In Indonesia, Myanmar and Vietnam policies are in place and governments are committed to reduce NCDs. Guidelines have been developed and NCD programmes have been designed in the three countries, but these programmes are not reaching enough people (especially men and younger persons). Find here a summary of activities in the prospective phase of the study and our expected outcomes.
In the first year, the project analysed the situation in each location. We made an inventory of what is happening in each country in NCD prevention and control and compared this with findings in the literature of what is effective and what is cost-effective. We drew lessons learned from each country and made an inventory of strong and weak points. Based on the findings we produced recommendations for the implementation of community-based and primary healthcare activities in the prospective phase of SUNI-SEA.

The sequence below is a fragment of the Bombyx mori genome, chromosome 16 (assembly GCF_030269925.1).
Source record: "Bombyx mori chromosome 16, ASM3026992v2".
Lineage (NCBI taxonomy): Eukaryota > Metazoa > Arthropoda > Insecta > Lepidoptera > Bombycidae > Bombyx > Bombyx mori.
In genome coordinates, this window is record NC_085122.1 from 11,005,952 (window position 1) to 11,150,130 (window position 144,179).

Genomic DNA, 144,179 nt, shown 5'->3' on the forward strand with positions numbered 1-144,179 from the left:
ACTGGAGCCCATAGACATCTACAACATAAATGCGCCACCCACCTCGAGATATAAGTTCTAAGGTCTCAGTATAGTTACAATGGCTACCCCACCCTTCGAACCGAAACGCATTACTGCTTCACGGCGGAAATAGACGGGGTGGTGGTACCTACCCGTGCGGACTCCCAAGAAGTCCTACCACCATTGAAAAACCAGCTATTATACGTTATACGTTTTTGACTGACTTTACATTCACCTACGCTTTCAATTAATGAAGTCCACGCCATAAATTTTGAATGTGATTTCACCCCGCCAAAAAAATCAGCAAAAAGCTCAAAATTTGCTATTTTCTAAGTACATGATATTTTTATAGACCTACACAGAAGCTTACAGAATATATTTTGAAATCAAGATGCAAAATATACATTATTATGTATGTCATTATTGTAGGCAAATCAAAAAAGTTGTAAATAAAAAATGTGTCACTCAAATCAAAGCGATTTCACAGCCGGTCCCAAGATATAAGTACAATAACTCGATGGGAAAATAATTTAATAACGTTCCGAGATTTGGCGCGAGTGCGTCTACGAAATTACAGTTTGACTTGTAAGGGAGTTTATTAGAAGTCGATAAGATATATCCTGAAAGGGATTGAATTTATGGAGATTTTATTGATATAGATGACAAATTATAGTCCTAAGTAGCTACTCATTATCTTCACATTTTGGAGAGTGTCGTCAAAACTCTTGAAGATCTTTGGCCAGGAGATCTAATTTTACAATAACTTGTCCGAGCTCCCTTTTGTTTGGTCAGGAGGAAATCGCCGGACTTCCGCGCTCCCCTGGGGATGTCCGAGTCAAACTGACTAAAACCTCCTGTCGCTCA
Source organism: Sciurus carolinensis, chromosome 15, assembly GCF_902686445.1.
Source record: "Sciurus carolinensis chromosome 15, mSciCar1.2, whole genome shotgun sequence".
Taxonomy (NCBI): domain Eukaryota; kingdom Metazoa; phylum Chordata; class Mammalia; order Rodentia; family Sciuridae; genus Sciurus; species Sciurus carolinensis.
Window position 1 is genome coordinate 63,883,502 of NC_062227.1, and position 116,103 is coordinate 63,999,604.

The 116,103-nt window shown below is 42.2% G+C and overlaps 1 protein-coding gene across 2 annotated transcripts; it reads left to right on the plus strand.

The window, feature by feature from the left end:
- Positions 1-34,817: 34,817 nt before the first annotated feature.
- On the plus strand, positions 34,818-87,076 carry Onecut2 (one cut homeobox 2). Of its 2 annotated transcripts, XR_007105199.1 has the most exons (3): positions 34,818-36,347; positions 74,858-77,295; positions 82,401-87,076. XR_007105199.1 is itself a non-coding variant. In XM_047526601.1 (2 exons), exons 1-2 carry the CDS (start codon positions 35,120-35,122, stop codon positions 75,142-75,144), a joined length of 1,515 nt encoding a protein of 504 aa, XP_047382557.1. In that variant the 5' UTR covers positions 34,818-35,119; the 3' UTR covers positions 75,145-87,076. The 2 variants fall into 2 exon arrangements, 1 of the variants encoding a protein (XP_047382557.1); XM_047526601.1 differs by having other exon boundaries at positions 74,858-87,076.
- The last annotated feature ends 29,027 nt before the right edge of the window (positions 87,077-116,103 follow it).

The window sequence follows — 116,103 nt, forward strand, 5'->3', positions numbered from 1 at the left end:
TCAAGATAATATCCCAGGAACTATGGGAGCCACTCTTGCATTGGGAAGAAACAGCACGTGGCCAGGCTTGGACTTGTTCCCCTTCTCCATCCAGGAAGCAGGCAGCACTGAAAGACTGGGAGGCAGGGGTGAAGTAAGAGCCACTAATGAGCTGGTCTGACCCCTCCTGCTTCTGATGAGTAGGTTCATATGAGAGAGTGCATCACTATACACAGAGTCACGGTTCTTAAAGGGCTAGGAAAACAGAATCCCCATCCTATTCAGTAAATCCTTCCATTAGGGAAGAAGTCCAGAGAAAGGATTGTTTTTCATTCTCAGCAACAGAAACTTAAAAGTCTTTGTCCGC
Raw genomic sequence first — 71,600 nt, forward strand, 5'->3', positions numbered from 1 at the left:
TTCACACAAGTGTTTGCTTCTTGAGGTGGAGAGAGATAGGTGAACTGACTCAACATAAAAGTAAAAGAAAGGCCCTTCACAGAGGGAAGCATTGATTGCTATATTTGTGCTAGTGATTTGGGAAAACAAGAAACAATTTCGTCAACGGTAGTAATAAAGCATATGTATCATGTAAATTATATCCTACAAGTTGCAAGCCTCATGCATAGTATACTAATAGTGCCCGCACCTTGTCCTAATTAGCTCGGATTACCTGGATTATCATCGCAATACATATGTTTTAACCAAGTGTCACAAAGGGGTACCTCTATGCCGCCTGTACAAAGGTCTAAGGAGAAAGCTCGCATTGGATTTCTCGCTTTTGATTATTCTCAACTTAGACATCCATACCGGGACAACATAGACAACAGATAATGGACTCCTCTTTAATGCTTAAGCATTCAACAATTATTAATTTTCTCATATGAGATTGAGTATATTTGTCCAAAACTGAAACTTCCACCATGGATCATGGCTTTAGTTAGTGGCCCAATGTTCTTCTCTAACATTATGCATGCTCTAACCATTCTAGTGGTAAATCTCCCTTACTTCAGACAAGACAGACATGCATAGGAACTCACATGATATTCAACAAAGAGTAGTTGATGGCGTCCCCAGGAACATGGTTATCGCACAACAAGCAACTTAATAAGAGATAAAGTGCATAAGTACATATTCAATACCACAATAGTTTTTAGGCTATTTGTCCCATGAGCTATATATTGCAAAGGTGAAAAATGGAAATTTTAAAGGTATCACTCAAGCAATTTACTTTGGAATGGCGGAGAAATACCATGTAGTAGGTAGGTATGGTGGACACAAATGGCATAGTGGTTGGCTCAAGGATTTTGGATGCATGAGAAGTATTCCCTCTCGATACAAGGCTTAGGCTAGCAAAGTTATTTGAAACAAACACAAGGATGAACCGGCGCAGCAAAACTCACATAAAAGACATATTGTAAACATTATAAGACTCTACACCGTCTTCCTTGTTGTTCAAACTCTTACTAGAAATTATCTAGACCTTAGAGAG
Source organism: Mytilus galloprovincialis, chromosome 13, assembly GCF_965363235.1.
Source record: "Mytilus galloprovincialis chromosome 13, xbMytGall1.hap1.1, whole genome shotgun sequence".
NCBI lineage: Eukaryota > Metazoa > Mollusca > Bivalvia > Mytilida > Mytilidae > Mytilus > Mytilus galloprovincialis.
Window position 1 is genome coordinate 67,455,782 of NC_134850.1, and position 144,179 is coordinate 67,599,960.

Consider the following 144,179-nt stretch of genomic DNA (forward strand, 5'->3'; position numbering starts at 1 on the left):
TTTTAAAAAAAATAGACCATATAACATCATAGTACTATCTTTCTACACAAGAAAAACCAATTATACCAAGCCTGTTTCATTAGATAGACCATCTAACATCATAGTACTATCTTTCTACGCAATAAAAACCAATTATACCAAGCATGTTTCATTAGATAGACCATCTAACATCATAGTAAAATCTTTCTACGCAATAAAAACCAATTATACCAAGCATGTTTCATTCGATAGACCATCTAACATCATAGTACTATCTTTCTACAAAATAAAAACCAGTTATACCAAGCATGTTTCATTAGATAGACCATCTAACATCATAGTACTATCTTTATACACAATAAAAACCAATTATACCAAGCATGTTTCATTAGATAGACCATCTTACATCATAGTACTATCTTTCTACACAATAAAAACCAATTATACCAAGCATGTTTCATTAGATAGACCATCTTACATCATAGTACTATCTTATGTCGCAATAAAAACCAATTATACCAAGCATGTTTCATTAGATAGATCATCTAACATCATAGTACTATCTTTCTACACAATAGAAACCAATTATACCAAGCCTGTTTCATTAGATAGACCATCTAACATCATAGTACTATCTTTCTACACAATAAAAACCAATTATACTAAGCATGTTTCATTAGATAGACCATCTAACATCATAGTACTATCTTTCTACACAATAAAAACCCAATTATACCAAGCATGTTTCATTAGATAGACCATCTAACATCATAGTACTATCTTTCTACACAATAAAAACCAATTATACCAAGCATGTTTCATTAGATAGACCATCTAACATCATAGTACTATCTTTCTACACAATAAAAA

In 2017, the World Health Organization (WHO) presented an updated list of ‘best buys’ interventions to inform policymakers on the cost-effectiveness and recommended interventions focused on the prevention and control of non-communicable diseases (NCDs). SUNI-SEA compared cost-effectiveness studies performed in South-East Asia with the WHO ‘Best Buys’ interventions.
The research teams in the SUNI-SEA project reviewed existing literature from South-East Asia concerning prevention and control and extracted most important lessons learned that we will apply in SUNI-SEA.
Jaap Koot, SUNI-SEA project coordinator shared his thought on the link between NCDs and older people, why we need to involve community in NCD intervention and what we have learnt so far from SUNI-SEA reserach project.